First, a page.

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  1. As of today, I've been on this network for 18 years. I've been controlling and visiting ARTCCs and FIRs around the world, actively for this entire period, and I do not recognize this at all. Bull. At least not in any of the major ARTCCs. This might have been the case for you in one situation, but most ARTCCs and FIRs pride them selves in keeping scenario files up to date. Are there ARTCCs with limited staff and the ability to fix scenarios? Yup, but those are the exceptions, not the rule. Yes, a lot scenarios include errors that you are responsible to fix. Why? Because we have documentation that you're supposed to read and know, to know the routine situations. On this network, we get non-conformant situations in almost every single session, so we drill in what things you need to look at to ensure it is correct, every time. I don't expect a new S1, S2 or S3 student to know everything by heart - I don't know everything off the top of my head either, but I expect them to know when something is wrong, and where to go to look it up. I have never, in 18 years, experienced this. Most ARTCCs/FIRs don't do syllabus training in that way. I expect you to show up to a session prepared, having already read the materials so I don't have to read it to you. If you haven't done so, then that is an entirely other conversation. Yeah, a lot of this network lives on teenage mentors. Why? Because we don't have anyone else. By your statement, I assume you're of an older generation, and to be frank: people over 25-30 don't want to deal with training, so if you don't want to deal with teenage mentors, do something about it - suck it up, then come help us and contribute as a mentor yourself, I'm sure nearly every single subdivision on this network would greatly appreciate extra help - I know we sure as heck would. Bull. Are there people that do this? Absolutely. The ZNY TS usually have people talking about 18-20 hours a day, 7 days a week, since we have members from all over the world. But do I expect people to? Not at all. Not even close. Out of the 250+ active members and visitors in ZNY, only a small handful are actively on TS daily. There is about a quarter of the members that show up semi regularly, but most people just show up when they control, then hang around for a few minutes, before disconnecting. There is absolutely zero requirement to do so. Are there mom jokes when people hang around for hours at a time? For sure. But if there are things like homophobic references or other discriminating or offensive talk, I expect you, and anyone else who would be a part of such a conversation to report it, immediately to either the ARTCC/FIR staff or to a VATSIM SUP. ABSOLUTELY NOT. With the current GRP it is really difficult to pull someones cert after they have been certified for a position, but it does happen if people do not meet our standards or do not follow policy. I cannot emphasize enough how false this statement is, and this goes for the entire network as far as I have seen. You clearly haven't been around on this network for long, so I understand that you might think this, but it's absolutely wrong. VATSIM centrally, has been trying to standardize a training process for ages, especially with the latest version of the GCAP policy. The big problem is that Air Traffic Control is done very differently around the world, not just on VATSIM, but real world as well. Procedures, scopes, you name it, nothing is the same from one country to the other, hell, even in the US it varies from ARTCC to ARTCC. People have been complaining that it's too hard to become a controller in the beginning of this thread too. I'm sorry, but I disagree with you strongly here. You're talking about trying to make things easier, for a job that in the real world takes 2-4 years for you to get on a scope depending on your facility. If you want to become a controller quick, there are plenty of smaller, less complex ARTCCs in the US that will get you up to C1, very quickly, but if you want to control ZNY, ZLA, ZBW or ZTL, I'm sorry, these are insanely complex facilities that you need to work top down, something a controller, real world, would never, ever do. vZNY is fortunate enough that we now have a significant number of real world ZNY, N90 and PHL controllers as our members as well, controllers that have worked their sectors for years, yet they struggle when combining it all from a center position, when you need to cover not only ZNY Area A34, but also the entire area A, and B, C, D, E and F. Oh, and on top of that, you also need to cover the TRACON that have a 70% washout rate. We have made huge strides in making things simpler. Trying to move people up faster. The problem is that it is a lot of materials to memorize for most ARTCCs, and that just comes with practice.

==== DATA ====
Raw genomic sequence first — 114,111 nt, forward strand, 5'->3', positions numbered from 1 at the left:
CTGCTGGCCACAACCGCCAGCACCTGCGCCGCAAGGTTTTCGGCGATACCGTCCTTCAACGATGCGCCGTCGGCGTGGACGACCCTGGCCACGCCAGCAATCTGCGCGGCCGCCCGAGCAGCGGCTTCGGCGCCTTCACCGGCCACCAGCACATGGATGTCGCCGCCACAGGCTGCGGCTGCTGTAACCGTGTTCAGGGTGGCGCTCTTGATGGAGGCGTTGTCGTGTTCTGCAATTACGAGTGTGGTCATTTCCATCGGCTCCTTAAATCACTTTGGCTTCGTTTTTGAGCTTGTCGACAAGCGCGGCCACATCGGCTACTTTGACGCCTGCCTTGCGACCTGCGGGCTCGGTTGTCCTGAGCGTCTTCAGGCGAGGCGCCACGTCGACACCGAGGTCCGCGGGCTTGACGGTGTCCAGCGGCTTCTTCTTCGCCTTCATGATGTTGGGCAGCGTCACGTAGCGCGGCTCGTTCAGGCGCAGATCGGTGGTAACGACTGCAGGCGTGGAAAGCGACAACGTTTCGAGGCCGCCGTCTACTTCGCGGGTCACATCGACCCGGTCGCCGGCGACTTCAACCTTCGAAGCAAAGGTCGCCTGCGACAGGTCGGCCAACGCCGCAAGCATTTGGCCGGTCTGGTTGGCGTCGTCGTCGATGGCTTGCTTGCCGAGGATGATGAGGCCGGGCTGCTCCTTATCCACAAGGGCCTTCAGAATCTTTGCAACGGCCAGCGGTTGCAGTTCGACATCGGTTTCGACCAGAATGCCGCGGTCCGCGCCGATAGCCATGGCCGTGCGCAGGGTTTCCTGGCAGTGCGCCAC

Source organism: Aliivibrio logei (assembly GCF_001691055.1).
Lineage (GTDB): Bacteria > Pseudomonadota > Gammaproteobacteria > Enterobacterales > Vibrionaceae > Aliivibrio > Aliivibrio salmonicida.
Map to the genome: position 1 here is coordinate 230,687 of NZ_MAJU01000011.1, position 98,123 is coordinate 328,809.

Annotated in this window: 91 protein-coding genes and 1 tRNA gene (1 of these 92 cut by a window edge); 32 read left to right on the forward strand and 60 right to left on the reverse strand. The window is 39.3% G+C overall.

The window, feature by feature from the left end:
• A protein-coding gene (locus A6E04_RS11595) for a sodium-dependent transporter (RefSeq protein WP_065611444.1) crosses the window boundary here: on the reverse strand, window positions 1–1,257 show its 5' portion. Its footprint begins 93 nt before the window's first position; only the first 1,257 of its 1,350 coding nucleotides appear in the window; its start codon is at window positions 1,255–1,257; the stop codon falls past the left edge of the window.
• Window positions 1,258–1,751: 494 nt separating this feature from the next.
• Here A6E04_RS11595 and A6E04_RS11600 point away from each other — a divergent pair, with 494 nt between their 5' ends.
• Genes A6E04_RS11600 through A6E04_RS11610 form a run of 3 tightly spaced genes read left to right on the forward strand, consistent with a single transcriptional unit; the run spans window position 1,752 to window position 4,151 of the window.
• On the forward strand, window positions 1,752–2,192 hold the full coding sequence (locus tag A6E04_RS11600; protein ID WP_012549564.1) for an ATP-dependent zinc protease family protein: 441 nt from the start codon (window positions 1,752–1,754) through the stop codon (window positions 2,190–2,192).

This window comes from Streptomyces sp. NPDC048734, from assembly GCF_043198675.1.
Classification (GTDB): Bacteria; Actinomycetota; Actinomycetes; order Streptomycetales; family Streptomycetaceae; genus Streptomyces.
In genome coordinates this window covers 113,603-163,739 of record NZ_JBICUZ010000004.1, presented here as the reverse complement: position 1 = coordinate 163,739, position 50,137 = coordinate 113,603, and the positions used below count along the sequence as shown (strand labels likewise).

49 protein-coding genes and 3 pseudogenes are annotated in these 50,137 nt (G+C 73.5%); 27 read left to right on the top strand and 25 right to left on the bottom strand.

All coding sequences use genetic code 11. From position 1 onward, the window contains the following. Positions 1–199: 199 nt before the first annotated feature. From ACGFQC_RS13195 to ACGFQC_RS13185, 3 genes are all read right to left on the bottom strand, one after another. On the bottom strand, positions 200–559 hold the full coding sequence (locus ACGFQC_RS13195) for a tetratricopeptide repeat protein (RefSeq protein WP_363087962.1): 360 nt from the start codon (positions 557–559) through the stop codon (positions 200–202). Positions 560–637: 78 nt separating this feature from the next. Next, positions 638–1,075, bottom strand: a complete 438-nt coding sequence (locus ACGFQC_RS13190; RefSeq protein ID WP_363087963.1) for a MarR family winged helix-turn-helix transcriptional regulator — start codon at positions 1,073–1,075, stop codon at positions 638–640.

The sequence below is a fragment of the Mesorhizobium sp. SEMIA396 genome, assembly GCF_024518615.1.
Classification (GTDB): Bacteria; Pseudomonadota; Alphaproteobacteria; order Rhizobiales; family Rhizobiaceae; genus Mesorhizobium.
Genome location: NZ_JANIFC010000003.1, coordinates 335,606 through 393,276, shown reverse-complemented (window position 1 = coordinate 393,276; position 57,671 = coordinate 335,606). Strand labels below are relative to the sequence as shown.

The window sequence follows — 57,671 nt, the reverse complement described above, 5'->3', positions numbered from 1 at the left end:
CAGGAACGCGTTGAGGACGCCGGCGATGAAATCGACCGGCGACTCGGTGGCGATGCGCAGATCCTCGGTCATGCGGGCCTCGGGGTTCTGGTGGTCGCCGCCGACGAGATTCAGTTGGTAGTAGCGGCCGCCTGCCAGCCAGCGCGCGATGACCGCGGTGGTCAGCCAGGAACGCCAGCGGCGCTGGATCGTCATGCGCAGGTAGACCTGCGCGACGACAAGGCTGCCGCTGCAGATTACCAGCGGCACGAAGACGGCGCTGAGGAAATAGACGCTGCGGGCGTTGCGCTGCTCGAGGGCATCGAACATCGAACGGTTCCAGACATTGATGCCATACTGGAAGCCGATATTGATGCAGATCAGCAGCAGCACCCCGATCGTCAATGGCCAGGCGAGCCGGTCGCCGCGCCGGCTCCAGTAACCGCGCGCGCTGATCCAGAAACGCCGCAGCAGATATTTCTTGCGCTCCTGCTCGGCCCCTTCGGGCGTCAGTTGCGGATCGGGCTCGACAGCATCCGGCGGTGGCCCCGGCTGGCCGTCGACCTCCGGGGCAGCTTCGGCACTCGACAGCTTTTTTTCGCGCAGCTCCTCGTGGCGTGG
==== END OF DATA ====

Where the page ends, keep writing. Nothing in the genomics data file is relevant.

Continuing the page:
8 points